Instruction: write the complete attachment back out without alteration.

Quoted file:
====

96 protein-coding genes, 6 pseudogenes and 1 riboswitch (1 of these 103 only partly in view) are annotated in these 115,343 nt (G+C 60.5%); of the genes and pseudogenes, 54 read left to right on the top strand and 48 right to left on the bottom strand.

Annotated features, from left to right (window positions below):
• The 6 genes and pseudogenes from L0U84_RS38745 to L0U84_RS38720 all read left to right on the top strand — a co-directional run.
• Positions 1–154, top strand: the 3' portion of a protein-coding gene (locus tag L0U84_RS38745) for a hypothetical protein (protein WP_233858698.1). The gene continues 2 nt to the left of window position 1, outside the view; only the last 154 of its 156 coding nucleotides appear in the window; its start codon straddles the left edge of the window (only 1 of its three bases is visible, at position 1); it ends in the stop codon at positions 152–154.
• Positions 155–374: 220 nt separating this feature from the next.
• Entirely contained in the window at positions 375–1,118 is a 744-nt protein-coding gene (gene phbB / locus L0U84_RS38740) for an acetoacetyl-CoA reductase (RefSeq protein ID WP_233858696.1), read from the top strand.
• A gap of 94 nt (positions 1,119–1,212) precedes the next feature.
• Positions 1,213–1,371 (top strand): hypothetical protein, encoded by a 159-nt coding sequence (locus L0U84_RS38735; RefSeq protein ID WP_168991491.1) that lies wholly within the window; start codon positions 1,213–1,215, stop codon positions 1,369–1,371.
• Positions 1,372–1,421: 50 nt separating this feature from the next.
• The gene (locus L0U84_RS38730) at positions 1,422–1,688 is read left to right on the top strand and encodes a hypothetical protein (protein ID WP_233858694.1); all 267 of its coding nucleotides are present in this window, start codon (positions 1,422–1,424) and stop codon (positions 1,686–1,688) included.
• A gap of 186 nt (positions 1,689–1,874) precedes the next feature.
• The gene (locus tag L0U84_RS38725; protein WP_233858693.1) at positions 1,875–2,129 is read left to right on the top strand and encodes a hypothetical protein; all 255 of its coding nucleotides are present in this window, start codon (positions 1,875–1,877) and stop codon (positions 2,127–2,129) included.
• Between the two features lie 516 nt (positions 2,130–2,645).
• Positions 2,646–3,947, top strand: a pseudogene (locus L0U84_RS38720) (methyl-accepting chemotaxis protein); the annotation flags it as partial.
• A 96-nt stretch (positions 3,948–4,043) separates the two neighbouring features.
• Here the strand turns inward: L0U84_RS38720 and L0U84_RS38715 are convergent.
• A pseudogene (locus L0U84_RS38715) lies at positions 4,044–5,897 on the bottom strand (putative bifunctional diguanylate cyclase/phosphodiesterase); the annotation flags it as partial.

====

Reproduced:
96 protein-coding genes, 6 pseudogenes and 1 riboswitch (1 of these 103 only partly in view) are annotated in these 115,343 nt (G+C 60.5%); of the genes and pseudogenes, 54 read left to right on the top strand and 48 right to left on the bottom strand.

Annotated features, from left to right (window positions below):
• The 6 genes and pseudogenes from L0U84_RS38745 to L0U84_RS38720 all read left to right on the top strand — a co-directional run.
• Positions 1–154, top strand: the 3' portion of a protein-coding gene (locus tag L0U84_RS38745) for a hypothetical protein (protein WP_233858698.1). The gene continues 2 nt to the left of window position 1, outside the view; only the last 154 of its 156 coding nucleotides appear in the window; its start codon straddles the left edge of the window (only 1 of its three bases is visible, at position 1); it ends in the stop codon at positions 152–154.
• Positions 155–374: 220 nt separating this feature from the next.
• Entirely contained in the window at positions 375–1,118 is a 744-nt protein-coding gene (gene phbB / locus L0U84_RS38740) for an acetoacetyl-CoA reductase (RefSeq protein ID WP_233858696.1), read from the top strand.
• A gap of 94 nt (positions 1,119–1,212) precedes the next feature.
• Positions 1,213–1,371 (top strand): hypothetical protein, encoded by a 159-nt coding sequence (locus L0U84_RS38735; RefSeq protein ID WP_168991491.1) that lies wholly within the window; start codon positions 1,213–1,215, stop codon positions 1,369–1,371.
• Positions 1,372–1,421: 50 nt separating this feature from the next.
• The gene (locus L0U84_RS38730) at positions 1,422–1,688 is read left to right on the top strand and encodes a hypothetical protein (protein ID WP_233858694.1); all 267 of its coding nucleotides are present in this window, start codon (positions 1,422–1,424) and stop codon (positions 1,686–1,688) included.
• A gap of 186 nt (positions 1,689–1,874) precedes the next feature.
• The gene (locus tag L0U84_RS38725; protein WP_233858693.1) at positions 1,875–2,129 is read left to right on the top strand and encodes a hypothetical protein; all 255 of its coding nucleotides are present in this window, start codon (positions 1,875–1,877) and stop codon (positions 2,127–2,129) included.
• Between the two features lie 516 nt (positions 2,130–2,645).
• Positions 2,646–3,947, top strand: a pseudogene (locus L0U84_RS38720) (methyl-accepting chemotaxis protein); the annotation flags it as partial.
• A 96-nt stretch (positions 3,948–4,043) separates the two neighbouring features.
• Here the strand turns inward: L0U84_RS38720 and L0U84_RS38715 are convergent.
• A pseudogene (locus L0U84_RS38715) lies at positions 4,044–5,897 on the bottom strand (putative bifunctional diguanylate cyclase/phosphodiesterase); the annotation flags it as partial.